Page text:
Belfast man Alan Whitten was a young rugby player when a cancer diagnosis turned his world upside down. He tells Karen Ireland how his sibling Robert made a life-saving decision and the invaluable support provided by one woman.
Alan Whitten, (27), is a software tester living in Belfast. He says:
When I was 22 everything in life was going well for me. I was enjoying my final year at the Ulster University studying building surveying and, perhaps more importantly, I was playing lots of rugby which has been my passion since school.
That particular season I had played a lot of rugby but had a niggling cough. At one match I had to come off the pitch after just five minutes as I couldn't stop coughing.
I went to the GP thinking it was a bad chest infection but he sent me to the hospital for blood tests and an X-ray.
While the X-ray came back clear I was told my bloods were erratic. The doctor came in to talk to me and said he was 90% sure I had leukaemia.
My mum, Irene, was with me at the time and we just looked at each other in complete shock.
I was scared and didn't really know what this meant. One minute I was on the rugby pitch and the next I was being told I had cancer. It was all a bit of a whirlwind.
They admitted me to hospital straight away where I had a bone marrow biopsy to determine what type of cancer I had.
The diagnosis was Acute Myeloid Leukaemia and I was told I would need four courses of chemo.
The treatment was unpleasant and I was extremely sick. I lost all my hair, but I knew I needed the chemo to get better.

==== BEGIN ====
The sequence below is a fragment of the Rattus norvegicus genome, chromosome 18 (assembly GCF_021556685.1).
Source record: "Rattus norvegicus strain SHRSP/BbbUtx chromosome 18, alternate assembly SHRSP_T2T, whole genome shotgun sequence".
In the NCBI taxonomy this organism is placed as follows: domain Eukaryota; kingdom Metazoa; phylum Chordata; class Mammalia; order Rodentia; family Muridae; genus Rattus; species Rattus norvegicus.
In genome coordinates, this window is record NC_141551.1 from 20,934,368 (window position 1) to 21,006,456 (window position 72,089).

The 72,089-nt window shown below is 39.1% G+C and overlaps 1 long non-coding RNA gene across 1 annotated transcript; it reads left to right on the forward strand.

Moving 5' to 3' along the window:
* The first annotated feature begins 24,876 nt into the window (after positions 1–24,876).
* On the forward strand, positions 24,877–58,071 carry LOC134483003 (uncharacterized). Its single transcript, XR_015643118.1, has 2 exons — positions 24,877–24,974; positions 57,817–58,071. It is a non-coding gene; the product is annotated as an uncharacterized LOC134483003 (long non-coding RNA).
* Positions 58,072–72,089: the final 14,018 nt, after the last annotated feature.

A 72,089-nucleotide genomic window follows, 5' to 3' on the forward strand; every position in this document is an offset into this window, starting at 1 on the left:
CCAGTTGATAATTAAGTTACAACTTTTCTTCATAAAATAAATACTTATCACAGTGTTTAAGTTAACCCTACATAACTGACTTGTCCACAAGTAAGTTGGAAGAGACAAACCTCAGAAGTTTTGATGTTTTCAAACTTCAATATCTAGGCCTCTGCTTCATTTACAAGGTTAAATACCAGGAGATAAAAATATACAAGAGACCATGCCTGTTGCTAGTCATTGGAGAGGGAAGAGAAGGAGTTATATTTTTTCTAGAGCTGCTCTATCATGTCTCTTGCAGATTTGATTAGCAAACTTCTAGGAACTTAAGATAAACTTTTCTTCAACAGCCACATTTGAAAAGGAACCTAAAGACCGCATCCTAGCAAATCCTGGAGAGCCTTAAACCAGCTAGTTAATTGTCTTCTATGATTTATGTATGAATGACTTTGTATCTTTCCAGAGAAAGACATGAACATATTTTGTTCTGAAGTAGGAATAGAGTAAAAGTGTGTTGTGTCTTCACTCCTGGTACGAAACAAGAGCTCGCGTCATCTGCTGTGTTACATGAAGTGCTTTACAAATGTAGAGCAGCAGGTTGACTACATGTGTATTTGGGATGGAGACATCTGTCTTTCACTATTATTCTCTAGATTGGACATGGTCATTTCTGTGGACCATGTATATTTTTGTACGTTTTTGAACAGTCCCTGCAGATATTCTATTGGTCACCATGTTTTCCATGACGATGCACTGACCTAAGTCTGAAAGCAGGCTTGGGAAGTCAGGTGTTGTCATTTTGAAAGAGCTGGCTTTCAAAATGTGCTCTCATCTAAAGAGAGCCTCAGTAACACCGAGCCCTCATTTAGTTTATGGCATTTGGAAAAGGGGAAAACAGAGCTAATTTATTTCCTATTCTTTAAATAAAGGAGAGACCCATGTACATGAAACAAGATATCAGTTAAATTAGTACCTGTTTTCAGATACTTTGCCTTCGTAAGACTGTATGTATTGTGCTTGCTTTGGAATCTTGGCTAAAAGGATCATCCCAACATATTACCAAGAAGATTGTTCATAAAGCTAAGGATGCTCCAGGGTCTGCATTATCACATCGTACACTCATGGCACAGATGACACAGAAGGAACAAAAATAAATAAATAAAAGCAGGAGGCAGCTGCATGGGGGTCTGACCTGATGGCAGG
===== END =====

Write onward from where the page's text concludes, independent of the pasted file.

After the treatment I went home to recuperate - but even though I felt I was doing okay, at my six month check-up I was told it had come back. I had relapsed. I was devastated.
I needed more chemo and radiotherapy. Again I was sick and lost what hair had grown back but what I really needed was a bone marrow transplant.
Finding a match can be a very long drawn-out process but when my family were tested my brother Robert, who was 20 at the time, was a match.
He was only too happy to have the surgery if it meant me getting better, although, I'm sure he was scared at the time, too. I'll always be so thankful to him for what he did.
After the operation I wasn't allowed out of my room in the hospital for a couple of months as I was prone to infection.
I was allowed visitors in which kept me going and kept my spirits up - but I was frustrated being cooped up in hospital.
From the first day in my journey with cancer I met the Macmillan specialist nurse, Caroline Kerr and she was wonderful at answering any questions and explaining things to me.
I remember her even telling me off one day for taking the stairs instead of the lift. I told her all I wanted was to get back on the rugby pitch.
She told me to stay positive and have goals.
She was a great support to my parents, Irene and John, too. She was always there as a friendly face and caring for the whole family.
My goal didn't look very likely when I was discharged as I had lost about six stones in weight and had absolutely no energy. I couldn't even walk up the stairs - playing rugby seemed like a pipe dream.
It was a long, slow recovery to get my strength back and to get my life back which had been out on hold during the illness.